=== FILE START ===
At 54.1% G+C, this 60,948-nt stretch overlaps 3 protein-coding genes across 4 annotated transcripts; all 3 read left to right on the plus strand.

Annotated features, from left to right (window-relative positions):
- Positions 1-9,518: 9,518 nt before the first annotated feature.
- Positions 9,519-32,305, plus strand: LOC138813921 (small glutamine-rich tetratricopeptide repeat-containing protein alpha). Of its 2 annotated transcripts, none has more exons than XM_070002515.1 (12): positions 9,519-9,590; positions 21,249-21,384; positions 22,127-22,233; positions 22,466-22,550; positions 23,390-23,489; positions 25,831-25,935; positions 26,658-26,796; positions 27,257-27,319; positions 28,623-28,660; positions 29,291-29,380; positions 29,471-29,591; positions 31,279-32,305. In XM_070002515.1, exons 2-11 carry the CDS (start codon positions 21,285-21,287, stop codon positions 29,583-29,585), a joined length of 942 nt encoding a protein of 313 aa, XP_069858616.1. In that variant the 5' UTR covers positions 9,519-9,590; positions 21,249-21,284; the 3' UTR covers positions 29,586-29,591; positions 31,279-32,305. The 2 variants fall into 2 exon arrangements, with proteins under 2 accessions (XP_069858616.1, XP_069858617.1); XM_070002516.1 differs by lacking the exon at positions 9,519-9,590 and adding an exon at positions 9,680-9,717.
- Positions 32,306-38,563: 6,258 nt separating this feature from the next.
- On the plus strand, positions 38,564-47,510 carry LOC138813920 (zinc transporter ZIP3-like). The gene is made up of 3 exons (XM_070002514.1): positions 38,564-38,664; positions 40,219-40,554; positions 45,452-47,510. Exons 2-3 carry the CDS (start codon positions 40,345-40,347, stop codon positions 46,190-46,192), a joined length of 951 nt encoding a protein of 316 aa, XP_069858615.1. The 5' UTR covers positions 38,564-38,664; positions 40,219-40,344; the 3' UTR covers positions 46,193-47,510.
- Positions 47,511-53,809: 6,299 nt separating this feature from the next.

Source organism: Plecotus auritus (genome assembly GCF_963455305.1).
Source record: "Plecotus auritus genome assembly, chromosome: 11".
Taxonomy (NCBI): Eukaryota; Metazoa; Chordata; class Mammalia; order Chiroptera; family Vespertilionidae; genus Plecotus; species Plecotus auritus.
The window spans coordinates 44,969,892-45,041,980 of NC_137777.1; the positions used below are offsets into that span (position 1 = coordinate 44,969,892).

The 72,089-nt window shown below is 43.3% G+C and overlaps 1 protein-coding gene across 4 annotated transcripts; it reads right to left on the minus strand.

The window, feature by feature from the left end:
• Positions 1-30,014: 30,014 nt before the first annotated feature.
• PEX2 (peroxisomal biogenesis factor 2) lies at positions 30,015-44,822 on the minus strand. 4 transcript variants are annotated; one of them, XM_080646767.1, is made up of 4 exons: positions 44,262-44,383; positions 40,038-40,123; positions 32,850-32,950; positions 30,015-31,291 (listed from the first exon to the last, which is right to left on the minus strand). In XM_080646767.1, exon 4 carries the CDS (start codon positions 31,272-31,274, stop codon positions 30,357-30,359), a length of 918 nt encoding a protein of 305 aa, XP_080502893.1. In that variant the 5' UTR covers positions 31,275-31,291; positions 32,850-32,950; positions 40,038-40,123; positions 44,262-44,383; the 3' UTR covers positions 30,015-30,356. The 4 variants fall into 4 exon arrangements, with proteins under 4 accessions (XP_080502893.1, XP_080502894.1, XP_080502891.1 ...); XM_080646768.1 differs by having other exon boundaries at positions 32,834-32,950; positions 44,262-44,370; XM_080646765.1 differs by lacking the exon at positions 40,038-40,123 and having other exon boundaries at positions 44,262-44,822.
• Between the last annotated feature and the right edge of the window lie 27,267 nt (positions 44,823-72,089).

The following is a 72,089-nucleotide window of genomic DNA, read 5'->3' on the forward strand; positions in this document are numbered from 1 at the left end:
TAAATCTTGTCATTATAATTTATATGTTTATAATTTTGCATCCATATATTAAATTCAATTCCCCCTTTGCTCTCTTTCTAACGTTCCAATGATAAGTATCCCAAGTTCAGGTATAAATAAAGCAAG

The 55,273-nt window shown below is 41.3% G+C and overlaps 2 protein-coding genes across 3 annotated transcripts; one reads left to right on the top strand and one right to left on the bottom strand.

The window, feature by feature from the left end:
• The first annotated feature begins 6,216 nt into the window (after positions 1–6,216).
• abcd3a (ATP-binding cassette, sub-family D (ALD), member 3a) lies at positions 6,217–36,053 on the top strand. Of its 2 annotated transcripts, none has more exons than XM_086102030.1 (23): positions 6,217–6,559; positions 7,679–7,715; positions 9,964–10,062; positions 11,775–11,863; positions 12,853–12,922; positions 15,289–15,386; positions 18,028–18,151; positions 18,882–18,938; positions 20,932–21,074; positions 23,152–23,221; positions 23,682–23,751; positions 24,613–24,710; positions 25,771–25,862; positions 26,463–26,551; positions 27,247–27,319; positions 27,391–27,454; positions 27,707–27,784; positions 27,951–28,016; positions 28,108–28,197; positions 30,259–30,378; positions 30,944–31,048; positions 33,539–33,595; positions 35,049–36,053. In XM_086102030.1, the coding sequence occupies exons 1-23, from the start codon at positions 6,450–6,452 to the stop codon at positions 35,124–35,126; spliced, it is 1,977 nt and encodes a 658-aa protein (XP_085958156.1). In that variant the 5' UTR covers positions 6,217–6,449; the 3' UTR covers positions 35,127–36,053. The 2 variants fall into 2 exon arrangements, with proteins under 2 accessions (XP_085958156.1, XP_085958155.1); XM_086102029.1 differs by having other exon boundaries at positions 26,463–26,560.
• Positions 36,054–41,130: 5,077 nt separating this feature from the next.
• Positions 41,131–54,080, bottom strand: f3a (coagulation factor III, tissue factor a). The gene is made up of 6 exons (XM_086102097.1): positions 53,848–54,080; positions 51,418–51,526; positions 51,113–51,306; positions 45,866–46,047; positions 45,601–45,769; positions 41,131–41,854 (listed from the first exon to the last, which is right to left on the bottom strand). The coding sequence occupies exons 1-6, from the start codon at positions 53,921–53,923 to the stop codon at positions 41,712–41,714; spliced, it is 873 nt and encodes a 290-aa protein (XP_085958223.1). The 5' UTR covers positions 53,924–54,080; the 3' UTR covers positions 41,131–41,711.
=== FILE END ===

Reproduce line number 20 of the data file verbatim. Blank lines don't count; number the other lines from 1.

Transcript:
The window, feature by feature from the left end: